MBL Proponents Speak Out in Washington (Misc News: September 12, 2012)
Rep. Ed Royce, R-Calif., tells credit union supporters that passing legislation to raise the cap on member-business lending is critical for moving the economy forward.
WASHINGTON – Credit union supporters urged Congress to pass a bill that would raise the cap on member business lending so that the movement can help more small businesses.
TheHill.com, a Washington political news outlet, hosted an event to showcase the need for increasing the member business lending cap. CUNA representatives, supporters from Congress and outside backers of raising the cap, spoke at the event.
Several panelists said that they don’t see a reason to have any sort of cap on member business lending.
Sen. Mark Udall, D-Colo., the primary sponsor of S.2231, the Small Business Lending Enhancement Act, which would raise the MBL cap from 12.25% of assets to 27.5%, said raising the cap would help the economy and would even improve national security.
“It’s a no-cost, surefire way to grow our economy,” Udall said.
Udall added that credit unions should be allowed to help their members.
“When you have a membership organization, why aren’t you allowed to do all you can to help your members?” Udall asked.
His counterpart in the House, Rep. Ed Royce, R-Calif., said the beauty of efforts to raise the cap is that it won’t require a government loan or guarantee.
“Here we have something that we know works,” Royce said, “and all we have to do is allow institutions that do this for a living to do more of it.”
CUNA President and CEO Bill Cheney said that banks have made the case that credit unions were originally created to help people of modest means, not small business owners. But he said that the country’s oldest credit union, St. Mary’s Bank, has been making business loans since 1908 and is unable to make more loans because it is up against the current cap.
In fact, Eli Lehrer of the R Street Institute, a Washington think tank added that Edward Filene, who fostered the early credit union movement in the U.S., spoke of making loans to what he called “independent enterprises.”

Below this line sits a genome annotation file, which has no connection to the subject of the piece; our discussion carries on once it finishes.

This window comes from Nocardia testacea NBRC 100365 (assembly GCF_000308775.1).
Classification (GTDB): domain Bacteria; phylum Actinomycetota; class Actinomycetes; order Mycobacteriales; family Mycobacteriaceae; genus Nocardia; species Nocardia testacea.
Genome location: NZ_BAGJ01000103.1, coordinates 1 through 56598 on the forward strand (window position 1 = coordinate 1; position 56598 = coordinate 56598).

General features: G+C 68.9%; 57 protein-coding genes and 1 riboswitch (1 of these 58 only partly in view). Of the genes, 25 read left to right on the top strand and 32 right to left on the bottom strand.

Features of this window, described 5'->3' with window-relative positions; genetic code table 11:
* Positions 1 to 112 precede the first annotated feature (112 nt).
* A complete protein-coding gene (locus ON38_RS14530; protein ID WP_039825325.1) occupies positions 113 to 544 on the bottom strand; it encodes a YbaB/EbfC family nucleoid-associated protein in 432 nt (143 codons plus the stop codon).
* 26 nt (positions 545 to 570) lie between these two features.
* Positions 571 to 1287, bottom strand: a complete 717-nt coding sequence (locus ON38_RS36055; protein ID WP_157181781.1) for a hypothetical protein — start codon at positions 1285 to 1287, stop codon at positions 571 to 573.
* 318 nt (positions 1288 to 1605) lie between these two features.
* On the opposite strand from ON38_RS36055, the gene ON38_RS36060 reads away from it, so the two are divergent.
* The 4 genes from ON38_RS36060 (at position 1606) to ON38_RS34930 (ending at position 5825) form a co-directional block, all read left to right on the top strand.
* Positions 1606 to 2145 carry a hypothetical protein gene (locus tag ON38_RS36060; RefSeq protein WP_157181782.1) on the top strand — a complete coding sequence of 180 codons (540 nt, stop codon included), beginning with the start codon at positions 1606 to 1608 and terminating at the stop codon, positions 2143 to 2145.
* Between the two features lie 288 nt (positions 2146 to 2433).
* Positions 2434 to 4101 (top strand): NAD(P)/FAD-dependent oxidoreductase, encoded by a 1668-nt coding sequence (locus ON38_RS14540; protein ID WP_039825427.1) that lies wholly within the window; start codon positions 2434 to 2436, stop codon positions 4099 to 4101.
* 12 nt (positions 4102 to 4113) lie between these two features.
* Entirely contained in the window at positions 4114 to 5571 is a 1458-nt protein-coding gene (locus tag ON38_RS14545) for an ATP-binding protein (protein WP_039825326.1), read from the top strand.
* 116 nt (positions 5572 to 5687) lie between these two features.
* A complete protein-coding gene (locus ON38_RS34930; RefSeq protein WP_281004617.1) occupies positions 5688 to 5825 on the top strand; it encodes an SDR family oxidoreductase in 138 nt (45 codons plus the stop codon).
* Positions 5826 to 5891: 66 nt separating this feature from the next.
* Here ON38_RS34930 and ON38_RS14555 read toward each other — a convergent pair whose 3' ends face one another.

Lehrer said that small business loans are typically made by newly chartered banks looking to get started in the marketplace. But with no new banks chartered in the U.S. in the last two years, that source of capital has dried up.
John Arensmeyer, president and CEO of the Small Business Majority, a network of 8,000 businesses, said polls have shown that small businesses are having trouble finding access to capital.
“It’s harder to get a loan than it was four years ago,” Arensmeyer said.
Arensmeyer said most in the business community are agnostic when it comes to where they get capital. He said businesses don’t want to be part of the dispute between different factions of the financial services industry; they just want access to the credit they need to run their businesses.
Lehrer said the proposal before Congress has numerous safeguards that will limit the risk in changing the policy on credit union business lending. But he added that there should be no cap on business lending, drawing applause from the audience.
“I don’t think this goes far enough, honestly,” Lehrer said.
Brad Green, president/CEO of Listerhill CU in Florence, Ala., said his credit union has been involved in business loans for only eight years.
“It sort of started because we had people coming to us asking for business loans,” Green said.
Now, the credit union is having to turn away business because it is bumping up against the cap. He added that other credit unions in his area have decided against opening business-lending departments because of the cap.